British NCOs leave Cambodia in disgrace

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The Independent Online
TWO BRITISH senior non-commissioned officers with the 16,000-strong United Nations peace-keeping force in Cambodia have been sent home in disgrace after one went absent without leave in Phnom Penh and another got drunk and beat up two Canadians.

An Army sergeant, temporarily attached to the Royal Marines, went missing from his post in the northern town of Stung Treng to spend two weeks in the capital. 'He didn't like Stung Treng. He liked the lights of the city,' said Colonel Jose Baudean, who is in charge of personnel matters for the multinational force supporting the UN Transitional Authority in Cambodia (Untac).

The second NCO sent home is a Royal Navy petty officer who got drunk and started a fight in a bar in the southern city of Sihanoukville, assaulting two Canadians who were also serving with the UN forces. Both men were sent home by their immediate commanding officer last week to face disciplinary hearings, said a UN military spokesman, Lieutenant-Colonel Dick Palk.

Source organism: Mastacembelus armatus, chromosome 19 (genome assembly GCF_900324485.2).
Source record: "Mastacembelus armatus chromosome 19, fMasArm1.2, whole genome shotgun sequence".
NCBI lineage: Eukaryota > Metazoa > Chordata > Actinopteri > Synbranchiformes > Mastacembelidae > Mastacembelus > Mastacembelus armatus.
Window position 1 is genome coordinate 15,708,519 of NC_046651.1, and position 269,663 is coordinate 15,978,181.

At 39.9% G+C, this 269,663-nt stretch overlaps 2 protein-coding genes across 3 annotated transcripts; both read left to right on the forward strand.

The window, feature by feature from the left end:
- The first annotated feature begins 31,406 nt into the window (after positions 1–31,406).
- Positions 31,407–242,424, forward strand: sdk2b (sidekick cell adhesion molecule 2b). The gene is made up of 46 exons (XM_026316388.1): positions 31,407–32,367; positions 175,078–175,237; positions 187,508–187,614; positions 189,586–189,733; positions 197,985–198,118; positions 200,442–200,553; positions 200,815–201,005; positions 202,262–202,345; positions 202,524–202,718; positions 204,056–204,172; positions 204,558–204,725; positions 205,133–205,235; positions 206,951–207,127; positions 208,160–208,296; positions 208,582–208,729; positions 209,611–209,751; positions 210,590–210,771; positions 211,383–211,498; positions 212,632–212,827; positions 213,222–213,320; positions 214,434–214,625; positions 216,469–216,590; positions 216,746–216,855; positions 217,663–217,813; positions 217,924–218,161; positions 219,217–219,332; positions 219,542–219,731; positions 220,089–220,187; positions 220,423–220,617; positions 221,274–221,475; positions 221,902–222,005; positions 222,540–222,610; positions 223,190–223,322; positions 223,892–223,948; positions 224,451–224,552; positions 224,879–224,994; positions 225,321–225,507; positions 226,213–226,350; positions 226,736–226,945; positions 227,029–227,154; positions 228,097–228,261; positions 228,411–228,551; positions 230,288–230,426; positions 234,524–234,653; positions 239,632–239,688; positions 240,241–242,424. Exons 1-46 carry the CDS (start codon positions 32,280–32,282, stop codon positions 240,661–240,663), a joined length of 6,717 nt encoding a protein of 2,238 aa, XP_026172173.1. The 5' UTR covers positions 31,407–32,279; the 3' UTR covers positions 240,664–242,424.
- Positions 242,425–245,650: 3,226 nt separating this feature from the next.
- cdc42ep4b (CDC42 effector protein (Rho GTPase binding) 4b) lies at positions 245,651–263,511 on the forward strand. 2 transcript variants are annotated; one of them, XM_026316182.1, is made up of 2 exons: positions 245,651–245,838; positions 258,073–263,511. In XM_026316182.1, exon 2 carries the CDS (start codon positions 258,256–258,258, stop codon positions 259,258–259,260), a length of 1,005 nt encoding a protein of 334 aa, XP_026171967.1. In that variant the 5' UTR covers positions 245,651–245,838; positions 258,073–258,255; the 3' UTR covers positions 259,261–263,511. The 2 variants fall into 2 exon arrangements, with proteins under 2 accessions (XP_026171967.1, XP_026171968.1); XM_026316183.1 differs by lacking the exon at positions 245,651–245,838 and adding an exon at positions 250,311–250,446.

The British team is a small one with its carefully-selected members doing specific jobs. The incidents were 'grossly inconvenient', Navy sources said.

The Minstry of Defence yesterday confirmed that the two cases had occurred, but would give no further details. 'These things happen with one or two individuals from time to time,' a spokesman said. 'Obviously we'll go through the normal disciplinary channels.' Unless there are extenuating circumstances, a petty officer could be demoted and face a heavy fine and severe leave restrictions for involvement in a drunken brawl.

The British contingent in Cambodia comprises about 70 naval personnel and 30 to 40 others. The Navy headquarters is at Phnom Penh, but the personnel are spread among coastal and riverside locations from where they patrol a maze of rivers and lakes. They use Soviet-built patrol craft provided by the Cambodians. Their task is to ensure unhindered navigation and to deter movements of arms.

The overall UN naval commander is a Uruguayan, who has a flotilla of patrol boats on the Mekong river and the huge Tonle Sap Lake in the centre of the country.

The British also have a mine clearance unit, based at Phnom Penh, and a training team at Pailin, which is teaching the Cambodians - mostly former Khmer Rouge guerrillas - to lift mines, thousands of which litter the country. No one from these units was involved in the incidents.